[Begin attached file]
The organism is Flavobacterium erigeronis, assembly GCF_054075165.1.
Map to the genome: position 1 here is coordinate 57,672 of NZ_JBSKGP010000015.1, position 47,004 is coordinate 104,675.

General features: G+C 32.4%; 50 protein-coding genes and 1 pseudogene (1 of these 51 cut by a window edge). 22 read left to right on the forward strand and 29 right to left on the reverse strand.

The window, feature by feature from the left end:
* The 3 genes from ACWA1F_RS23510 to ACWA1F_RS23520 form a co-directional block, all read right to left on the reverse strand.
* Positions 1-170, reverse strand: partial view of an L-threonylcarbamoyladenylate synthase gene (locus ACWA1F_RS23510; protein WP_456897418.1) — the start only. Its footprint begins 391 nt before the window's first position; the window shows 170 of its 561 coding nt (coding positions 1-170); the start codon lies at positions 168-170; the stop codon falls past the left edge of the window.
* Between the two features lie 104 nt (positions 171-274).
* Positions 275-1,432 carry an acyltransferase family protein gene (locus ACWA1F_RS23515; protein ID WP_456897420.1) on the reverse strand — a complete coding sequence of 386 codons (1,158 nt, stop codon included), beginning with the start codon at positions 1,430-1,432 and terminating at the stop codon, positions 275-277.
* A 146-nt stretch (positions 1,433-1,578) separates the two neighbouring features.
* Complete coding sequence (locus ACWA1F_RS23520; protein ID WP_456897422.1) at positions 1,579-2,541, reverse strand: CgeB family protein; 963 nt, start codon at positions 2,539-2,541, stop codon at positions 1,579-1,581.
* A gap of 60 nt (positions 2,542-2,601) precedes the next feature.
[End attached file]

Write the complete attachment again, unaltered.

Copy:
The organism is Flavobacterium erigeronis, assembly GCF_054075165.1.
Map to the genome: position 1 here is coordinate 57,672 of NZ_JBSKGP010000015.1, position 47,004 is coordinate 104,675.

General features: G+C 32.4%; 50 protein-coding genes and 1 pseudogene (1 of these 51 cut by a window edge). 22 read left to right on the forward strand and 29 right to left on the reverse strand.

The window, feature by feature from the left end:
* The 3 genes from ACWA1F_RS23510 to ACWA1F_RS23520 form a co-directional block, all read right to left on the reverse strand.
* Positions 1-170, reverse strand: partial view of an L-threonylcarbamoyladenylate synthase gene (locus ACWA1F_RS23510; protein WP_456897418.1) — the start only. Its footprint begins 391 nt before the window's first position; the window shows 170 of its 561 coding nt (coding positions 1-170); the start codon lies at positions 168-170; the stop codon falls past the left edge of the window.
* Between the two features lie 104 nt (positions 171-274).
* Positions 275-1,432 carry an acyltransferase family protein gene (locus ACWA1F_RS23515; protein ID WP_456897420.1) on the reverse strand — a complete coding sequence of 386 codons (1,158 nt, stop codon included), beginning with the start codon at positions 1,430-1,432 and terminating at the stop codon, positions 275-277.
* A 146-nt stretch (positions 1,433-1,578) separates the two neighbouring features.
* Complete coding sequence (locus ACWA1F_RS23520; protein ID WP_456897422.1) at positions 1,579-2,541, reverse strand: CgeB family protein; 963 nt, start codon at positions 2,539-2,541, stop codon at positions 1,579-1,581.
* A gap of 60 nt (positions 2,542-2,601) precedes the next feature.